Pop-Up Retail

The concept of pop-up retail isn’t new.  Within the past 10 years, many retailers have played with this idea of getting their product out there in a temporary, or installation-like environment.

Trend Watching did an article about this concept about six years ago, featuring some familiar and not-so-familiar vendors who are playing with this concept. In NYC, we get to enjoy the fruits of many of these retailers’ labors as we tend to visit, talk up, and get a general kick out of the pop-up stores that frequent our town.  One of the most popular and best known is the Target pop-up shop, originally in Rockefeller Center, and incarnated more than once as a floating shop on the Hudson River.  We also got to enjoy one near Bryant Park back in the spring, when Target joined with London-based Liberty clothiers to feature flowery items of every variety.

While large retailers can take on this concept at a grand scale, I’m particularly enamored by the smaller establishments who test it out.  I visited two pop-up shops this week that were conceived by smaller, local purveyors, each with its own twist on this concept.

Installation-like Pop-Up Shop NYTCredit: Robert Wright for the New York Times

Nightwood, a Brooklyn furniture and textile design studio, has opened a pop-up shop at be@schermerhorn, one of the many new high-end condominium developments in downtown Brooklyn. As many of these developments are undergoing difficulties in the current market, they are getting creative with the use of their spaces (rent-to-own arrangements, short-term business rentals). The pop-up shop provides a reasonable, symbiotic way for back-scratching between large and small business interests. The space is quite large – 4,000 square feet – and is arranged in an installation-like display, with vignettes of furnishings clustered around the raw space.

My visit met with a Closed sign, but I’m anxious to visit again to gape up-close-and-personal.  The shop is open until October 31st: 189 Schermerhorn Street (Hoyt Street); the entrance is around the corner on Livingston Street. Information: (347) 249-9552.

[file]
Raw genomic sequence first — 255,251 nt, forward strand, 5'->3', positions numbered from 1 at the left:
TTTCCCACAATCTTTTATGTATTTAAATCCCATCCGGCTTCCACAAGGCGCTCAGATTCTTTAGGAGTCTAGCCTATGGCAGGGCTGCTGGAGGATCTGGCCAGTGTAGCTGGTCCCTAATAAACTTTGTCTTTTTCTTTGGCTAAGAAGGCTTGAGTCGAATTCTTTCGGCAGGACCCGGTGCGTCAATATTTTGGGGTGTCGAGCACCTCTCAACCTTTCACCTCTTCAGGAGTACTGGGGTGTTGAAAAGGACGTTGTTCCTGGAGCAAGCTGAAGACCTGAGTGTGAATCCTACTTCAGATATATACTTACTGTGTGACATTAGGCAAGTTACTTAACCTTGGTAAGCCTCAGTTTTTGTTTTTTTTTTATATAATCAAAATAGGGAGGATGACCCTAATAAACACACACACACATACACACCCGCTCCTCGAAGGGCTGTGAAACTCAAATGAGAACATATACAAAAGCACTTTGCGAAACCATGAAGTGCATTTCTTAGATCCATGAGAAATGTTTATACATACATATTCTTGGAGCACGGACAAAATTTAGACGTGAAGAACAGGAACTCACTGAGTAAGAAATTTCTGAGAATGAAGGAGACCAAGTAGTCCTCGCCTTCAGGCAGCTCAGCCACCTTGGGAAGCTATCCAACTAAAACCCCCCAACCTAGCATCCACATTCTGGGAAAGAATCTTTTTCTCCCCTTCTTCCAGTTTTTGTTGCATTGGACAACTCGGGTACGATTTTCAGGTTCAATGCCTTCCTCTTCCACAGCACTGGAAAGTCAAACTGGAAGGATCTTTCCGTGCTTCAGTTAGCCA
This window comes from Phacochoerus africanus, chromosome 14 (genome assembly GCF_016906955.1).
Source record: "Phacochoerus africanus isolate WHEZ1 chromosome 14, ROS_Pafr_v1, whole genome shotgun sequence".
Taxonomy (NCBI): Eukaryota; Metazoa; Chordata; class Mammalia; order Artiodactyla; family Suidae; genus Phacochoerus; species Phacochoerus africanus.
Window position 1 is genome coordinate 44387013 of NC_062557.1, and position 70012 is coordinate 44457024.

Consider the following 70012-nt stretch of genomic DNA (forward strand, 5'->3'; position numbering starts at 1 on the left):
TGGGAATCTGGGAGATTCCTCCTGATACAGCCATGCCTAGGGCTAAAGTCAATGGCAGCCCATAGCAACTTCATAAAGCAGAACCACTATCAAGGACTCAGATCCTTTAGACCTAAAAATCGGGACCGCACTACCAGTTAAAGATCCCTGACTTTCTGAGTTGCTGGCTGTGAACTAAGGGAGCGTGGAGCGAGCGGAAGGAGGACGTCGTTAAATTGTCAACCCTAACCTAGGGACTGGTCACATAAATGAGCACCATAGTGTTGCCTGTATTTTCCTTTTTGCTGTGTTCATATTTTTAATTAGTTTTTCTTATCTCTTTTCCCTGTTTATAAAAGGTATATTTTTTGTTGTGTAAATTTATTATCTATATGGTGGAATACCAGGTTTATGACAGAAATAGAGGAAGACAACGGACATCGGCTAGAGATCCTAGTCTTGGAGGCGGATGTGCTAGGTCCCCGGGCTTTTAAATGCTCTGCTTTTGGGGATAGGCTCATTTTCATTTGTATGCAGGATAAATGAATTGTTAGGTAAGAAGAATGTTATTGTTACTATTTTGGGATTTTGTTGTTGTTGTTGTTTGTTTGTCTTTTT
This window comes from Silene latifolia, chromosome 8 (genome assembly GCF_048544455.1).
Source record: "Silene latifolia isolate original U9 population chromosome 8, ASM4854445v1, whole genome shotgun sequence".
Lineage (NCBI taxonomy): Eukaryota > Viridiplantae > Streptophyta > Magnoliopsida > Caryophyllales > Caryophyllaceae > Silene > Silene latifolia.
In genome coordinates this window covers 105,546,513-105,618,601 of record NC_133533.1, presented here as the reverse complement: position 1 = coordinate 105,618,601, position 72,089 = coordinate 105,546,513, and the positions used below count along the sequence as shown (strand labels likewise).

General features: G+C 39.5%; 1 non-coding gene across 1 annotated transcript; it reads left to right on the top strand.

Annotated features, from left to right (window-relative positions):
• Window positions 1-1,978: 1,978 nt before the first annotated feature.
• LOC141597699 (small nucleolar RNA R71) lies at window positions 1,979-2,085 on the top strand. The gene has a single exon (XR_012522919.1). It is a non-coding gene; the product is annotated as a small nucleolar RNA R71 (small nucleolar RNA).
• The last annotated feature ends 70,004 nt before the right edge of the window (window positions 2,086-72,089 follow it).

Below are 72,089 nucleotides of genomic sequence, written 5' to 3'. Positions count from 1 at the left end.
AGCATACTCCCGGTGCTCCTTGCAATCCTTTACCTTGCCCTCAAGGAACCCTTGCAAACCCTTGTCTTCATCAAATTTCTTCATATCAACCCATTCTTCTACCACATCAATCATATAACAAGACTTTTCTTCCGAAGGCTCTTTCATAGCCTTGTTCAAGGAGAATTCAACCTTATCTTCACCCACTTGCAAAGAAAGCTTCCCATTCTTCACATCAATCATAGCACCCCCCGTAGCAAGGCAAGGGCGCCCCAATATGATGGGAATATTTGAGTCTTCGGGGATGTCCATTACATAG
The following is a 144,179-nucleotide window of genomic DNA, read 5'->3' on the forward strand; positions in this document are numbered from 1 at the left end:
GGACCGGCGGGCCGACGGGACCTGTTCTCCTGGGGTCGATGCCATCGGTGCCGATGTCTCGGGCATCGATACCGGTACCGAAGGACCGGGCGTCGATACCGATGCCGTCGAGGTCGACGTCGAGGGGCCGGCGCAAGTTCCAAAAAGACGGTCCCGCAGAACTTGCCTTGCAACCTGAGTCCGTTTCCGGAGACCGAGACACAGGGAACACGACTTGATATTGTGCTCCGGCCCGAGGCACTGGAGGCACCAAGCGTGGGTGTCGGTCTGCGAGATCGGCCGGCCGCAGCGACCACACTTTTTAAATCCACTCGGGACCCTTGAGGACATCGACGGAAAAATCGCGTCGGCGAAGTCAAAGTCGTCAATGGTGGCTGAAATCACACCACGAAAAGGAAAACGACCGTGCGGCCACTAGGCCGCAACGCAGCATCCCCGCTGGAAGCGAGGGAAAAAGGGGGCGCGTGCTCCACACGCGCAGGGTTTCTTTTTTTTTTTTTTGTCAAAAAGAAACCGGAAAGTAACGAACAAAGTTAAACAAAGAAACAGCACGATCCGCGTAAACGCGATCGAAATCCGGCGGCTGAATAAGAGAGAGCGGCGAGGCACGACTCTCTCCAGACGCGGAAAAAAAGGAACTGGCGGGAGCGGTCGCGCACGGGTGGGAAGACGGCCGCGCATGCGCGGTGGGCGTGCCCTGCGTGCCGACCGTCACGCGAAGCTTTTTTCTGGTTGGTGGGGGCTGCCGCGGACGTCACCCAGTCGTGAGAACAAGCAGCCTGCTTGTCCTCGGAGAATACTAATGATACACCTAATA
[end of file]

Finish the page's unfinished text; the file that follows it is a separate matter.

In Pursuit of Tea’s pop-up shop on Crosby Street in Manhattan.

My second visit was to In Pursuit of Tea‘s pop-up shop on Crosby Street in SoHo. Opened last week, this shop is one of the first for this Brooklyn-based tea purveyor, which primarily sells online and to restaurants and fine retailers, and usually stays away from the retail end of the business. Unlike Nightwood’s space, this one is tiny – a few hundred square feet – and is set up as a traditional retail beverage locale, not a limited-time installation.  The handmade, raw wood and tree-trunk legged counter stands alongside a raw wooden bench, a few chairs, a small display of the company’s product, and images of the tea plantations that owner Sebastian Beckwith visits to source his teas.  They had three iced teas available for purchase, a simple setup for a quiet SoHo street, which made for a nice visit and an unusual location for this type of experiment.  Those who know good tea will most likely hear about this and seek it out.  It’s not flashy, and they aren’t testing out new product or a new retail concept for their tea-drinking public.  Yet the space allows for a simple stop within a crowded, over-sensitized part of the city, which can be quite refreshing.

In Pursuit of Tea’s pop-up shop is located at 33 Crosby Street, New York, NY.  Open M-F 12-7pm, Sat-Sun 11-7pm.  There is no scheduled end date for this retail experiment.

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